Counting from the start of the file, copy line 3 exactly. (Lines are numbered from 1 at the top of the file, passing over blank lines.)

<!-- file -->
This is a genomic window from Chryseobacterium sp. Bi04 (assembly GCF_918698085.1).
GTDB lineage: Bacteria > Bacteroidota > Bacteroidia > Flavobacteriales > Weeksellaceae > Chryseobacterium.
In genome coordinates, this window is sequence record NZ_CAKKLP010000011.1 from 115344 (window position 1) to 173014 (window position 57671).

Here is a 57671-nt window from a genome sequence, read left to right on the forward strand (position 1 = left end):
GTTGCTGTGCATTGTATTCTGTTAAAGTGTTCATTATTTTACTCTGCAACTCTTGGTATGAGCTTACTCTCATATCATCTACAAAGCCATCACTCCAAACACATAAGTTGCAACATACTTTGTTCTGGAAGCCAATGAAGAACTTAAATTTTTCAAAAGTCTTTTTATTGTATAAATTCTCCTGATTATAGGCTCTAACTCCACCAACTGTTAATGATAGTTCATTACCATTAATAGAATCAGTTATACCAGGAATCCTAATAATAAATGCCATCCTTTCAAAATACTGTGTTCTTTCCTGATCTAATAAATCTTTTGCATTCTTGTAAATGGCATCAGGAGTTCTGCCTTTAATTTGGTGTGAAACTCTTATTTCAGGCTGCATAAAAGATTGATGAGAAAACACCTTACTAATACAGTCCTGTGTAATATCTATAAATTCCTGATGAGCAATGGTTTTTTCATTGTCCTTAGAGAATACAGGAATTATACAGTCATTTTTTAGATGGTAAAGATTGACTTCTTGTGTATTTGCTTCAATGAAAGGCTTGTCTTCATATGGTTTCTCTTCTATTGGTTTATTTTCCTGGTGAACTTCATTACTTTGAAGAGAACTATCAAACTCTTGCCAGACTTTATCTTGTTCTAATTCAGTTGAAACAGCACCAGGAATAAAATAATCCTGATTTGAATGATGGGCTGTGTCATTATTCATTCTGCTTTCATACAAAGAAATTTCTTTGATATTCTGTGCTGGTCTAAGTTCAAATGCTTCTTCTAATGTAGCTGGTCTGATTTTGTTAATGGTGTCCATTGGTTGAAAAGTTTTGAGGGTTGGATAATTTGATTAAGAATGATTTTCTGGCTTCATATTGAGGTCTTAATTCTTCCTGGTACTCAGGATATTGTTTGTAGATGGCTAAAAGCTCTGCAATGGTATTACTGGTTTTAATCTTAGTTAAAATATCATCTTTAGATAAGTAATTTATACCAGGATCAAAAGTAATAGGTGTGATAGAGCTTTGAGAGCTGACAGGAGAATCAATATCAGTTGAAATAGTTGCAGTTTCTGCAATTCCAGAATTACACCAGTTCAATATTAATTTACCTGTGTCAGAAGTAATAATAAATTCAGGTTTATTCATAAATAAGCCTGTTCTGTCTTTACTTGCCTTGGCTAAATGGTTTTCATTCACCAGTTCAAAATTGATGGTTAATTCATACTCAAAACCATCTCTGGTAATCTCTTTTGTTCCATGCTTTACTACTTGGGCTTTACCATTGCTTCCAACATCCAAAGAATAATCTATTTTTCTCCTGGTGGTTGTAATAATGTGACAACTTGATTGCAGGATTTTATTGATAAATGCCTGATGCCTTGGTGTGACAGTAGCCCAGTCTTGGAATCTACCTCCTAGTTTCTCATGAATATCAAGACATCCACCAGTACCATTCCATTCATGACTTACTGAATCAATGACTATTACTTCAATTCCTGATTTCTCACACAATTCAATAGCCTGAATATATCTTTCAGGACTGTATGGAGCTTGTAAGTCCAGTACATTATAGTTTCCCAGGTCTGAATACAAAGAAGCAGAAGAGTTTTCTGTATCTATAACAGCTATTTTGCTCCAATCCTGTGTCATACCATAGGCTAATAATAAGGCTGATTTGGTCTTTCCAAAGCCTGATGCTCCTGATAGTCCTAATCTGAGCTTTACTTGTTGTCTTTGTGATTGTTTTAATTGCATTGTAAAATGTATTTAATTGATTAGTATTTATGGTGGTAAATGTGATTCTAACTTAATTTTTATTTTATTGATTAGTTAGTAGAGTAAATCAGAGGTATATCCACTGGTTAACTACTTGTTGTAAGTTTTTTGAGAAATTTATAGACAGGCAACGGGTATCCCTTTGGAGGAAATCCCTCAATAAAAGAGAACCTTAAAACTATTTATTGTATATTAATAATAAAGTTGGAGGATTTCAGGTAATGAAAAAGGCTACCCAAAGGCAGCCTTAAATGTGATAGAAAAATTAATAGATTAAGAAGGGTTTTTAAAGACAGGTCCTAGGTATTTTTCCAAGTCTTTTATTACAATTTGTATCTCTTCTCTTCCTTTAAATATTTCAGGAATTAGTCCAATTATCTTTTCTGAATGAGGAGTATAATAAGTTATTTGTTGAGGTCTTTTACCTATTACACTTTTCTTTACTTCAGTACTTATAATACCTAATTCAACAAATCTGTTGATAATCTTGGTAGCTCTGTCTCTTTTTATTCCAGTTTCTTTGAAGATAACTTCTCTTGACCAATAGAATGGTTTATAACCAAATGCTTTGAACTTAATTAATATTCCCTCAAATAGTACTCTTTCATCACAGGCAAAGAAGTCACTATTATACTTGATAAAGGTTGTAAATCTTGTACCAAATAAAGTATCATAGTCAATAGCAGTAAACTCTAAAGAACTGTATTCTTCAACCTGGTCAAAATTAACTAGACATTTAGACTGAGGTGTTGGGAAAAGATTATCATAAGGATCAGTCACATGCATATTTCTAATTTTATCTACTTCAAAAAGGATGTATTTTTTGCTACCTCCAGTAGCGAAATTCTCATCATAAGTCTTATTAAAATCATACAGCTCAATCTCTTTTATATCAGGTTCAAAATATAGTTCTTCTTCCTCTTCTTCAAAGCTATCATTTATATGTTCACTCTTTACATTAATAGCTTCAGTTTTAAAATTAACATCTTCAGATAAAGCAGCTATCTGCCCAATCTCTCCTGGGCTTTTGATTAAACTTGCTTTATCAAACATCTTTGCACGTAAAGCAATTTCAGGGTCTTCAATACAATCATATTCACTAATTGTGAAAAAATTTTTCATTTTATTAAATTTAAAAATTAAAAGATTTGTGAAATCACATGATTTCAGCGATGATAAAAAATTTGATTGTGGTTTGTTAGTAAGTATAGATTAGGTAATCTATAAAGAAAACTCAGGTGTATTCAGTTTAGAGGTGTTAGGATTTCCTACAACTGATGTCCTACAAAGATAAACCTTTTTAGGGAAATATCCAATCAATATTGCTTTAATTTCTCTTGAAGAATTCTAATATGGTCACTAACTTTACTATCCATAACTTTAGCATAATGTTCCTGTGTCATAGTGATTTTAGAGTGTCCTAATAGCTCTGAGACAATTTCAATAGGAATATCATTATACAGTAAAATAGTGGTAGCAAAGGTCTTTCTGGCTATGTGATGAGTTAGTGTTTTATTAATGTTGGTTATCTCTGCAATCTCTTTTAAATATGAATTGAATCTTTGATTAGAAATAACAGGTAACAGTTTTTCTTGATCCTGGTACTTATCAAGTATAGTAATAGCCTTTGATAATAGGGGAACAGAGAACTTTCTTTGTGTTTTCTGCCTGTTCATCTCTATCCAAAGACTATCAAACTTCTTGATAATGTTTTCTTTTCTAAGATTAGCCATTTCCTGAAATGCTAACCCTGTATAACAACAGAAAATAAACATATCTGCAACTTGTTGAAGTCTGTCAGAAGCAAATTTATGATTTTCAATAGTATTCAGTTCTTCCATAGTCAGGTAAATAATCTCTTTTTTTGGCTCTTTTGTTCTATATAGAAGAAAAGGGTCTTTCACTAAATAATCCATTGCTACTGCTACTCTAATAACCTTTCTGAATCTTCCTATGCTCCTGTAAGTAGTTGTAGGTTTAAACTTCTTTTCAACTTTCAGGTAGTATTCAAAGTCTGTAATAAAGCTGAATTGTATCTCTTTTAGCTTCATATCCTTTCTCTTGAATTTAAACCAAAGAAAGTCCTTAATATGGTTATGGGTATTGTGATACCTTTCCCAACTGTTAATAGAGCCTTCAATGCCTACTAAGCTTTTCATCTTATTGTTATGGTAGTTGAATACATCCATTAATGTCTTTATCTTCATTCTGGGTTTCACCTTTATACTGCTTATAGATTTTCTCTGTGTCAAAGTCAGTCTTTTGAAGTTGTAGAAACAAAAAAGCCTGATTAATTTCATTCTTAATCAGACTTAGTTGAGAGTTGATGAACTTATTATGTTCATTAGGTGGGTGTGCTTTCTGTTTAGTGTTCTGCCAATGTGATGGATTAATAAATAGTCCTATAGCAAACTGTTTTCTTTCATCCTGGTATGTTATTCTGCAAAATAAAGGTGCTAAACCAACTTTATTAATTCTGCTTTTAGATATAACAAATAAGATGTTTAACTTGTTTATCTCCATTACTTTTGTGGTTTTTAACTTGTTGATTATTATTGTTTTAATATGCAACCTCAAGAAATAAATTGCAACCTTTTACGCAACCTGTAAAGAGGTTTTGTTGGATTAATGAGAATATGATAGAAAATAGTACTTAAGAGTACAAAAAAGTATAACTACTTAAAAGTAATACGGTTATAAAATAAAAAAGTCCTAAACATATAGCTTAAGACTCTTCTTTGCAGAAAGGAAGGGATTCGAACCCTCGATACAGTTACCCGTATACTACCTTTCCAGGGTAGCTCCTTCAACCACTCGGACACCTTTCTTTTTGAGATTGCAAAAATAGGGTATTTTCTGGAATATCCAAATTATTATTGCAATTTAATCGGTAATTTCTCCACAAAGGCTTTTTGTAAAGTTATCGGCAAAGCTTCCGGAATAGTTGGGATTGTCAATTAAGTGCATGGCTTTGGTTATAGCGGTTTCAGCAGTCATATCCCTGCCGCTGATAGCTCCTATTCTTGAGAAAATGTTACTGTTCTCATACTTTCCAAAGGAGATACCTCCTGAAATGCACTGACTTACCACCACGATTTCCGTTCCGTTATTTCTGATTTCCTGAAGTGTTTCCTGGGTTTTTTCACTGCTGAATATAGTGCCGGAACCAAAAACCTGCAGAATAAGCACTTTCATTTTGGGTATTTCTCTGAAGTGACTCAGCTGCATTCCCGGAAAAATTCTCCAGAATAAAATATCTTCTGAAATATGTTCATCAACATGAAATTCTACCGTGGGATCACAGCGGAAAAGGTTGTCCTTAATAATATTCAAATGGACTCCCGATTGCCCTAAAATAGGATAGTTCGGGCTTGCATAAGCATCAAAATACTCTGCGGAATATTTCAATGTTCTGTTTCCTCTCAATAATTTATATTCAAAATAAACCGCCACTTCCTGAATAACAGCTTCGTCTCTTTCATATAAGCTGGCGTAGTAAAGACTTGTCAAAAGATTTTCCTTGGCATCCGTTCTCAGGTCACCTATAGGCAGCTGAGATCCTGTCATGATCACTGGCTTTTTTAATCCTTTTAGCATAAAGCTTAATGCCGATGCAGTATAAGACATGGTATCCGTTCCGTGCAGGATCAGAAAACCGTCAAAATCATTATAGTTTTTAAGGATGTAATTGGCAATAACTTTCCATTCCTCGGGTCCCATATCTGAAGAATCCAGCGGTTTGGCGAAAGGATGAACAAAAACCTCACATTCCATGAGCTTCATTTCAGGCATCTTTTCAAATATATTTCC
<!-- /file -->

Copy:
In genome coordinates, this window is sequence record NZ_CAKKLP010000011.1 from 115344 (window position 1) to 173014 (window position 57671).